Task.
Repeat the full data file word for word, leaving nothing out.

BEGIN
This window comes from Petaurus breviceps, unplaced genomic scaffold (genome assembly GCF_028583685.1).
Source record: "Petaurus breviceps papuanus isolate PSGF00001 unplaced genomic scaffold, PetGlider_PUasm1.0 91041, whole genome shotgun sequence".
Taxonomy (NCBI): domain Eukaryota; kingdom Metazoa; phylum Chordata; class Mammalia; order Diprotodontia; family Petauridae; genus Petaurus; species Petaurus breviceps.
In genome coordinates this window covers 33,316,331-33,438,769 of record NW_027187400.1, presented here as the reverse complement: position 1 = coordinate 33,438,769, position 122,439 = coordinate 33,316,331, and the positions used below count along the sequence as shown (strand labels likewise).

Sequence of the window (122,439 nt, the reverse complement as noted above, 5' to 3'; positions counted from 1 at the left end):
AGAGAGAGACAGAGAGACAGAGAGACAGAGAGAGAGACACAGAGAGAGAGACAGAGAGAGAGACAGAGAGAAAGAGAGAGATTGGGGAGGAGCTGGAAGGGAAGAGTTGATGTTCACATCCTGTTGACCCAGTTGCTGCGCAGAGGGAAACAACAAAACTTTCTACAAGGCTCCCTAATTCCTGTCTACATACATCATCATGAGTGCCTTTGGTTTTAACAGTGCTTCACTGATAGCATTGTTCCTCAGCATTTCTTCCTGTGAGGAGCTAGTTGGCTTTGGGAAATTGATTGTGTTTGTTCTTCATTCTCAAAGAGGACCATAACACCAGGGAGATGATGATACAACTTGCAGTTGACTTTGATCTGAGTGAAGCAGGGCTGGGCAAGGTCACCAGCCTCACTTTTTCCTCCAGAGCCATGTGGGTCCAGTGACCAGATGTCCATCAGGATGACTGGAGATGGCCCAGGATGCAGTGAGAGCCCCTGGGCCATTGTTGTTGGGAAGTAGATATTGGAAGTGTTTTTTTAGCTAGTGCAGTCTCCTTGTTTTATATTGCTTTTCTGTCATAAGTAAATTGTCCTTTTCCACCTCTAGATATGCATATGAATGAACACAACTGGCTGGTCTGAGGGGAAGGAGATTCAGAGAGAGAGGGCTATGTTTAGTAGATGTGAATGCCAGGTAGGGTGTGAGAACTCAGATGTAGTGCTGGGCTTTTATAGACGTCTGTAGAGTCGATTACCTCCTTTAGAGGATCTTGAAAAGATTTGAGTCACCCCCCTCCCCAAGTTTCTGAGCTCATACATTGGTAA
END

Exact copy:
This window comes from Petaurus breviceps, unplaced genomic scaffold (genome assembly GCF_028583685.1).
Source record: "Petaurus breviceps papuanus isolate PSGF00001 unplaced genomic scaffold, PetGlider_PUasm1.0 91041, whole genome shotgun sequence".
Taxonomy (NCBI): domain Eukaryota; kingdom Metazoa; phylum Chordata; class Mammalia; order Diprotodontia; family Petauridae; genus Petaurus; species Petaurus breviceps.
In genome coordinates this window covers 33,316,331-33,438,769 of record NW_027187400.1, presented here as the reverse complement: position 1 = coordinate 33,438,769, position 122,439 = coordinate 33,316,331, and the positions used below count along the sequence as shown (strand labels likewise).

Sequence of the window (122,439 nt, the reverse complement as noted above, 5' to 3'; positions counted from 1 at the left end):
AGAGAGAGACAGAGAGACAGAGAGACAGAGAGAGAGACACAGAGAGAGAGACAGAGAGAGAGACAGAGAGAAAGAGAGAGATTGGGGAGGAGCTGGAAGGGAAGAGTTGATGTTCACATCCTGTTGACCCAGTTGCTGCGCAGAGGGAAACAACAAAACTTTCTACAAGGCTCCCTAATTCCTGTCTACATACATCATCATGAGTGCCTTTGGTTTTAACAGTGCTTCACTGATAGCATTGTTCCTCAGCATTTCTTCCTGTGAGGAGCTAGTTGGCTTTGGGAAATTGATTGTGTTTGTTCTTCATTCTCAAAGAGGACCATAACACCAGGGAGATGATGATACAACTTGCAGTTGACTTTGATCTGAGTGAAGCAGGGCTGGGCAAGGTCACCAGCCTCACTTTTTCCTCCAGAGCCATGTGGGTCCAGTGACCAGATGTCCATCAGGATGACTGGAGATGGCCCAGGATGCAGTGAGAGCCCCTGGGCCATTGTTGTTGGGAAGTAGATATTGGAAGTGTTTTTTTAGCTAGTGCAGTCTCCTTGTTTTATATTGCTTTTCTGTCATAAGTAAATTGTCCTTTTCCACCTCTAGATATGCATATGAATGAACACAACTGGCTGGTCTGAGGGGAAGGAGATTCAGAGAGAGAGGGCTATGTTTAGTAGATGTGAATGCCAGGTAGGGTGTGAGAACTCAGATGTAGTGCTGGGCTTTTATAGACGTCTGTAGAGTCGATTACCTCCTTTAGAGGATCTTGAAAAGATTTGAGTCACCCCCCTCCCCAAGTTTCTGAGCTCATACATTGGTAA